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Little Cottonwood Canyon 9800 South Wasatch Blvd
Little Cottonwood Road

Classic. Steep. Popular. Little Cottonwood Canyon is all that, and more. Simply driving up highway 210 feels like a backcountry experience. And with 35 avalanche paths crossing the road, highway 210 is the most avalanche-prone highway in the nation.

The skiing ranges from short beginner runs to badass steeps that descend more than 5,000 vertical feet.

Although there is plenty of backcountry skiing down-canyon, the majority of the backcountry skiing in Little Cottonwood Canyon is accessed from the White Pine, Central Alta, and Grizzly Gulch trailheads.

Getting to Little Cottonwood Canyon

Take the 6200 South exit from the I-215 belt route and head east (toward the mountains). Drive 6.6 miles and the road will enter Little Cottonwood Canyon.

North Side of Little Cottonwood

The drainages on the north side of Little Cottonwood canyon are steep and tower over the road. Most of these are chute-like runs that are booted (rather than skinned) in the spring. Never ski these slopes when there is any possibility of an avalanche occurring and reaching the road—you don't want to be the one that takes out a bus full of children.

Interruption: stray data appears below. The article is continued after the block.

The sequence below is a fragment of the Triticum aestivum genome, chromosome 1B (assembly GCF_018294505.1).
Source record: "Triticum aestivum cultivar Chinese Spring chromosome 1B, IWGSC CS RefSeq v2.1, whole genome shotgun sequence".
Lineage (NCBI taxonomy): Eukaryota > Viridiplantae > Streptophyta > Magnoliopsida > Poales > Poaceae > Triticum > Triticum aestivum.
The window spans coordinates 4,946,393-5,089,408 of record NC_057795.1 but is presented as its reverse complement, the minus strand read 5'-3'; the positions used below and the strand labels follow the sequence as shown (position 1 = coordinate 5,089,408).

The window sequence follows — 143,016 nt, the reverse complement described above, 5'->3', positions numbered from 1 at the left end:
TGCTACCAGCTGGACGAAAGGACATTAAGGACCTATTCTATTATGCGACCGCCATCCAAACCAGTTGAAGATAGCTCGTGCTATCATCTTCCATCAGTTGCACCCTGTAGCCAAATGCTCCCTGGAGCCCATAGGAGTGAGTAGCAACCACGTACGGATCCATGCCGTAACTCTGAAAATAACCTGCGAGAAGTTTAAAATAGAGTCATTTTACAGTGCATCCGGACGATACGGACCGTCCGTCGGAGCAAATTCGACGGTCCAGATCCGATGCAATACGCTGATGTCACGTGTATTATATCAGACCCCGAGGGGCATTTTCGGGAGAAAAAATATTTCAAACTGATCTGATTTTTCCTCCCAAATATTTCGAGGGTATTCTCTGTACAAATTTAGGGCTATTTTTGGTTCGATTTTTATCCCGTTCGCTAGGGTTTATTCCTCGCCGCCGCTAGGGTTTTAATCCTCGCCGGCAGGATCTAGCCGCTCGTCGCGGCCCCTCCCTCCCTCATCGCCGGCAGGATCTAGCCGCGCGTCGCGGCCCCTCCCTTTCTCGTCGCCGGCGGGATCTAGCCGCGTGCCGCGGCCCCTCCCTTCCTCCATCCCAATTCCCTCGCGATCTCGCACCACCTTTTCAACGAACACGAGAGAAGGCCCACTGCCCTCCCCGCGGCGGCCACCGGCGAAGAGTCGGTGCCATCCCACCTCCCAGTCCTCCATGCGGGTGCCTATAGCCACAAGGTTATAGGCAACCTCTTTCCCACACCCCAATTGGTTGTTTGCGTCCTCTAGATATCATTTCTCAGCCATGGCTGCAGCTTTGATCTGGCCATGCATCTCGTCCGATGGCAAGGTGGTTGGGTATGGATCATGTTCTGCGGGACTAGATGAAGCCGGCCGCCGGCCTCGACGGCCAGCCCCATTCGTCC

Upper Little Cottonwood

Upper Little Cottonwood Canyon, from Mount Superior to Patsey Marley, sees massive backcountry activity. That's partially a result of its proximity to Alta and Snowbird, but primarily due to the magnificent terrain. And upper LCC provides easy access to the terrain that drains into Big Cottonwood Canyon, including Cardiff Fork, Days Fork, and Silver Fork.

South Side of Little Cottonwood

The slopes on the south side of Little Cottonwood Canyon, and west of the Snowbird ski area, include the popular White Pine Fork and Red Pine Fork canyons, as well as the less traveled Maybird Gulch, Hogum Fork and the gnarly Coalpit Gulch.